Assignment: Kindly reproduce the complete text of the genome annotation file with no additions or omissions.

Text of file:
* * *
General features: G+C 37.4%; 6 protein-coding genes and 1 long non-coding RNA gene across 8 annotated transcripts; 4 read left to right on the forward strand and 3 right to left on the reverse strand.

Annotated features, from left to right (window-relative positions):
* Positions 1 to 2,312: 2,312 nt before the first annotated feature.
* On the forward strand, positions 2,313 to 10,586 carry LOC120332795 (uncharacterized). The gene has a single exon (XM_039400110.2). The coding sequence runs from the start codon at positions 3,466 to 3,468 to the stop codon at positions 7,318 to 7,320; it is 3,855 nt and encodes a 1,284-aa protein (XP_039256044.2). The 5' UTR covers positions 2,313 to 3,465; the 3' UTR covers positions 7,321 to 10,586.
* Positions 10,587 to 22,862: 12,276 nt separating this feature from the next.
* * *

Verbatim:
General features: G+C 37.4%; 6 protein-coding genes and 1 long non-coding RNA gene across 8 annotated transcripts; 4 read left to right on the forward strand and 3 right to left on the reverse strand.

Annotated features, from left to right (window-relative positions):
* Positions 1 to 2,312: 2,312 nt before the first annotated feature.
* On the forward strand, positions 2,313 to 10,586 carry LOC120332795 (uncharacterized). The gene has a single exon (XM_039400110.2). The coding sequence runs from the start codon at positions 3,466 to 3,468 to the stop codon at positions 7,318 to 7,320; it is 3,855 nt and encodes a 1,284-aa protein (XP_039256044.2). The 5' UTR covers positions 2,313 to 3,465; the 3' UTR covers positions 7,321 to 10,586.
* Positions 10,587 to 22,862: 12,276 nt separating this feature from the next.